Journalism should operate free of corporate interests

Journalism should operate free of corporate interests

In a perfect world, journalists would not be beholden to corporate interests. News outlets wouldn’t have parent corporations to bow down to, and ratings wouldn’t drive content. But we don’t live in a perfect world, and the recent video showing dozens of local news anchors all speaking in unison, sharing the same warning against “biased and fake news,” is proof of that. 

Sinclair Broadcast Group is a corporation that owns over 190 local news stations, a number that far surpasses any other media company in the United States. Recently, it mandated that many of its local anchors read a script pushing a message that falls in line with Sinclair’s typically conservative slant. The company has been criticized for pushing conservative commentary onto local airwaves in the past, and many media critics have pointed out that the recent fake news script falls in line with some of President Donald Trump’s most famous talking points. Trump has consistently railed on the news media for being biased, assigning the moniker “fake news” to any news outlets he perceives as being antagonistic or unfair to his agenda. The Sinclair script feeds right into Trump’s rhetoric. 

Sinclair’s stranglehold on its local stations is an example of how journalism is failing the American people. News outlets should always advocate for transparency and honesty. The news media are the gatekeepers of American democracy. They are entrusted with reporting information that the public needs to know. Sinclair is making it hard for local news outlets to do that.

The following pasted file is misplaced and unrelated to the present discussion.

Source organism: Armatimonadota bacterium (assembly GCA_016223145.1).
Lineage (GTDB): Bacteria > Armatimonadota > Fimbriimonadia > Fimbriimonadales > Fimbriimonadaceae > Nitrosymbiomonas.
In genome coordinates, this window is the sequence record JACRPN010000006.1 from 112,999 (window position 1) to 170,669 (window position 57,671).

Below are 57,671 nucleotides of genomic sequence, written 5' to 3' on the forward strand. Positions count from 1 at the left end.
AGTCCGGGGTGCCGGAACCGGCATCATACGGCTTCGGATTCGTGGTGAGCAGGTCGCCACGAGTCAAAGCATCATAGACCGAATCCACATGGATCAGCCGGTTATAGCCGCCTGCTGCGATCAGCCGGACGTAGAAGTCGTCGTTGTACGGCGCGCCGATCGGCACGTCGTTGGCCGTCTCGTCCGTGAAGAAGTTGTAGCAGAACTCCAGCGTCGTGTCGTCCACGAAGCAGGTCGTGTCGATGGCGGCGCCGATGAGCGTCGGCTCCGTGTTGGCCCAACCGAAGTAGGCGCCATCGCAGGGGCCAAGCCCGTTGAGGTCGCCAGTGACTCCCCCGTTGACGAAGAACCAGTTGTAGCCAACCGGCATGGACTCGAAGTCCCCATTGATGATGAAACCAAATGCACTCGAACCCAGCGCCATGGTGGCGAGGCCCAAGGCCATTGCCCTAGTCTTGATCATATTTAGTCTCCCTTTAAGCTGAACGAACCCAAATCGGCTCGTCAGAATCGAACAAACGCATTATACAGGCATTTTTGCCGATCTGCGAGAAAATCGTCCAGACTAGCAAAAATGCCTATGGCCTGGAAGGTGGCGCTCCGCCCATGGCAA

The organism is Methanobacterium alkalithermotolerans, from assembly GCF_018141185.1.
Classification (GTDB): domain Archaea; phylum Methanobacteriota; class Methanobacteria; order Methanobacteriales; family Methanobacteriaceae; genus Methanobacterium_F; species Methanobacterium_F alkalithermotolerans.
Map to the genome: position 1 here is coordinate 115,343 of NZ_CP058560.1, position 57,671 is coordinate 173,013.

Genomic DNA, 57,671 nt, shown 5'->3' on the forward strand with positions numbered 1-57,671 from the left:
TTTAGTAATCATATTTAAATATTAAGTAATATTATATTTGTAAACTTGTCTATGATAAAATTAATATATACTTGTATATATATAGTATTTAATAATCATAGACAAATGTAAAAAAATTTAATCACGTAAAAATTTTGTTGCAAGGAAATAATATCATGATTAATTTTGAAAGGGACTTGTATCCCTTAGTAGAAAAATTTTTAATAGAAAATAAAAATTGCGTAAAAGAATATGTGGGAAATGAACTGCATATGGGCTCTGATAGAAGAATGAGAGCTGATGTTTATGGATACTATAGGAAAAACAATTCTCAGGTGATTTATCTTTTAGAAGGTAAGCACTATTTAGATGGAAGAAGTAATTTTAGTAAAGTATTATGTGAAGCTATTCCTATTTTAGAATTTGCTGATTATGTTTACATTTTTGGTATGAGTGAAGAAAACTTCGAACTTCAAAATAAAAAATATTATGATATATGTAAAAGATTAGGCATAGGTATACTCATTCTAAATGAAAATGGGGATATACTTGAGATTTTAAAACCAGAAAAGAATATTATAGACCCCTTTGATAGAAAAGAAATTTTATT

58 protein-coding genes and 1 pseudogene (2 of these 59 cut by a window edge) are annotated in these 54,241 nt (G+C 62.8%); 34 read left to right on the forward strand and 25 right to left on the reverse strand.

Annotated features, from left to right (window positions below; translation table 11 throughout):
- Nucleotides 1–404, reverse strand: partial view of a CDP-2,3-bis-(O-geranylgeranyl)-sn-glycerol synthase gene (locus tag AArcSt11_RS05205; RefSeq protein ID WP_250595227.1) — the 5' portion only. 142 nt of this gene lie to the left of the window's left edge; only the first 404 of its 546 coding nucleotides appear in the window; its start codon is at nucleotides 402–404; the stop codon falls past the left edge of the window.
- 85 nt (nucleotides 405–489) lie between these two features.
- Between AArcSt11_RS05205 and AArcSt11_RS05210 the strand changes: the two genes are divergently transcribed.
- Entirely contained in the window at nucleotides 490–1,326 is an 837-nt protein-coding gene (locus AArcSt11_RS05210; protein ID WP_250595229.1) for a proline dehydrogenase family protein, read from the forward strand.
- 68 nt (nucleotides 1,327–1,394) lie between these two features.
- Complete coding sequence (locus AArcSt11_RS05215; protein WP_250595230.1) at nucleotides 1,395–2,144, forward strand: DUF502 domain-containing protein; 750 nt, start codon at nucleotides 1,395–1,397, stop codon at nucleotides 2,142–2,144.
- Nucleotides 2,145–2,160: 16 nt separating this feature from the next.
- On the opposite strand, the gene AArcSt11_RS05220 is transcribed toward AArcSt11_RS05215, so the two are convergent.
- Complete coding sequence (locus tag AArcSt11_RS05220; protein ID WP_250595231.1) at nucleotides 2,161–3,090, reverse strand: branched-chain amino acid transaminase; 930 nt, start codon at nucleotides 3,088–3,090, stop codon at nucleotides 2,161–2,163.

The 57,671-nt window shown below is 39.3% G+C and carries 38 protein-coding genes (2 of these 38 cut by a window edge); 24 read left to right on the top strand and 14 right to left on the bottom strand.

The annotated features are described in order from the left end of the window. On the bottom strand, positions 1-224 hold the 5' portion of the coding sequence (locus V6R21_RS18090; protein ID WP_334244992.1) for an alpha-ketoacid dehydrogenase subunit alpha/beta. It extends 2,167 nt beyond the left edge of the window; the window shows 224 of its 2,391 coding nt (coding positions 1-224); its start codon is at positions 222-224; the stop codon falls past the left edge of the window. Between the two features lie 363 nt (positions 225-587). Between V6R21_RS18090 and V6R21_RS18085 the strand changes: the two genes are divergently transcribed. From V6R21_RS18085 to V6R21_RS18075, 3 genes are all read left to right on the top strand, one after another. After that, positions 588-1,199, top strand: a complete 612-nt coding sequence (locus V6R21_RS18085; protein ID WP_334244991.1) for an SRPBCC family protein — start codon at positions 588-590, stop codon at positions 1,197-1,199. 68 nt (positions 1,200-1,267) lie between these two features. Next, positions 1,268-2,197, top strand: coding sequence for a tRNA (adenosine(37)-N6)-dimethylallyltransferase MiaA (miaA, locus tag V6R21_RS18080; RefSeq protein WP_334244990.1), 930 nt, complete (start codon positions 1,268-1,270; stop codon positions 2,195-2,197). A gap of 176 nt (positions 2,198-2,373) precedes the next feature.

The corporate overreach in our society is unshakeable. We are all under any number of corporations’ influence at all times. Consumerism ensures that we are in constant need of the goods these corporate giants provide. However, the influence corporations have over our news media is even more troubling than the influence they have over all of us. 

Journalism should be a free and independent enterprise. When Congress decided to grant ABC, NBC and CBS 30 minutes a night to report the news, they should have included the provision that these 30 minutes would be sacred and free of advertisements. But they didn’t, so here we are, with money and revenue being taken into account with every journalistic decision.

Journalists shouldn’t have to take their parent corporations’ interests into account when reporting the news. Journalists shouldn’t have to deal with corporate mandates hanging over their heads. Journalists shouldn’t have to sacrifice their values to please a CEO. 

The Sinclair script perpetrates the public’s distrust of the news media. As if journalists didn’t have a hard enough time doing their jobs as it is, Sinclair had to go and make it 10 times harder. Local news has typically been separated from this growing discontent because of its lack of political pundits and commentary, but there’s no doubt that Sinclair has irreparably damaged these local news stations’ credibility. In fact, the Sinclair script seems to have inadvertently added to the fake news narrative by raising these local stations’ credibility into question. What else has Sinclair mandated their stations to do?

The Sinclair script is a very visible example of a problem that has been growing rapidly within the past few decades. News outlets are increasingly strapped for cash as the media landscape continues to change and move online, so it is understandable that local stations would obey their parent corporation to keep their jobs. Money is a powerful influencer, and the news media need money now more than ever. This creates a conundrum that, sadly, doesn’t seem to have a solution. Therefore, the burden must fall onto individual journalists to act as ethically and independently as possible. Journalism is a sacred profession. I wish corporations would remember that. 

Chandler Gory is a junior majoring in journalism and political science. 

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